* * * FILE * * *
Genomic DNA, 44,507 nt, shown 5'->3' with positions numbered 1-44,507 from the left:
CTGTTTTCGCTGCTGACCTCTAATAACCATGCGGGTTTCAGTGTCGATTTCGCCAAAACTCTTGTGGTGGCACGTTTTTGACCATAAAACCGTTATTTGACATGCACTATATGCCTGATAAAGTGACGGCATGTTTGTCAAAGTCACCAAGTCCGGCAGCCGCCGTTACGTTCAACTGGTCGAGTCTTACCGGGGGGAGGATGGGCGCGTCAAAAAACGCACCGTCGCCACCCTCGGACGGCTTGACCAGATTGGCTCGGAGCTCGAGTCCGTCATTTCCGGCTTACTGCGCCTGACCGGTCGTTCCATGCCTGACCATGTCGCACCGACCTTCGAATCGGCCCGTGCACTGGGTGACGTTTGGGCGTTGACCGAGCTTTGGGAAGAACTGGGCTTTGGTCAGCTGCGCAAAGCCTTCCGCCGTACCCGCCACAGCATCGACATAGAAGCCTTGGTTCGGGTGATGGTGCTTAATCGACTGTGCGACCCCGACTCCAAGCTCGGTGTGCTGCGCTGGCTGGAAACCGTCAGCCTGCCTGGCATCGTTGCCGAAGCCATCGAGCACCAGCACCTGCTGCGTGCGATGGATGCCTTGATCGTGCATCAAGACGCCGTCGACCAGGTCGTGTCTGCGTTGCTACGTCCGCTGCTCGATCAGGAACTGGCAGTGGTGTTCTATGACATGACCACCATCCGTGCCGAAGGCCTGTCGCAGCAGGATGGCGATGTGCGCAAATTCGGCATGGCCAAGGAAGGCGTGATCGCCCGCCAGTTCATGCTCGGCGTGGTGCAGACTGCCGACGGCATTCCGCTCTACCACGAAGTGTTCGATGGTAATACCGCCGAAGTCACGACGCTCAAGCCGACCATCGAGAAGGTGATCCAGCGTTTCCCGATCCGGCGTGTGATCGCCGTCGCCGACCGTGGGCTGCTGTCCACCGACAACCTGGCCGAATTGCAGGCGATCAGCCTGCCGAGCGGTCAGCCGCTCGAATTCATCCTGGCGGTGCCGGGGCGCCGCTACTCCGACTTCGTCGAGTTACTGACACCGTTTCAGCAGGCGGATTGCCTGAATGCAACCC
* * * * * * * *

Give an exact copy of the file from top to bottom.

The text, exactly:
Genomic DNA, 44,507 nt, shown 5'->3' with positions numbered 1-44,507 from the left:
CTGTTTTCGCTGCTGACCTCTAATAACCATGCGGGTTTCAGTGTCGATTTCGCCAAAACTCTTGTGGTGGCACGTTTTTGACCATAAAACCGTTATTTGACATGCACTATATGCCTGATAAAGTGACGGCATGTTTGTCAAAGTCACCAAGTCCGGCAGCCGCCGTTACGTTCAACTGGTCGAGTCTTACCGGGGGGAGGATGGGCGCGTCAAAAAACGCACCGTCGCCACCCTCGGACGGCTTGACCAGATTGGCTCGGAGCTCGAGTCCGTCATTTCCGGCTTACTGCGCCTGACCGGTCGTTCCATGCCTGACCATGTCGCACCGACCTTCGAATCGGCCCGTGCACTGGGTGACGTTTGGGCGTTGACCGAGCTTTGGGAAGAACTGGGCTTTGGTCAGCTGCGCAAAGCCTTCCGCCGTACCCGCCACAGCATCGACATAGAAGCCTTGGTTCGGGTGATGGTGCTTAATCGACTGTGCGACCCCGACTCCAAGCTCGGTGTGCTGCGCTGGCTGGAAACCGTCAGCCTGCCTGGCATCGTTGCCGAAGCCATCGAGCACCAGCACCTGCTGCGTGCGATGGATGCCTTGATCGTGCATCAAGACGCCGTCGACCAGGTCGTGTCTGCGTTGCTACGTCCGCTGCTCGATCAGGAACTGGCAGTGGTGTTCTATGACATGACCACCATCCGTGCCGAAGGCCTGTCGCAGCAGGATGGCGATGTGCGCAAATTCGGCATGGCCAAGGAAGGCGTGATCGCCCGCCAGTTCATGCTCGGCGTGGTGCAGACTGCCGACGGCATTCCGCTCTACCACGAAGTGTTCGATGGTAATACCGCCGAAGTCACGACGCTCAAGCCGACCATCGAGAAGGTGATCCAGCGTTTCCCGATCCGGCGTGTGATCGCCGTCGCCGACCGTGGGCTGCTGTCCACCGACAACCTGGCCGAATTGCAGGCGATCAGCCTGCCGAGCGGTCAGCCGCTCGAATTCATCCTGGCGGTGCCGGGGCGCCGCTACTCCGACTTCGTCGAGTTACTGACACCGTTTCAGCAGGCGGATTGCCTGAATGCAACCC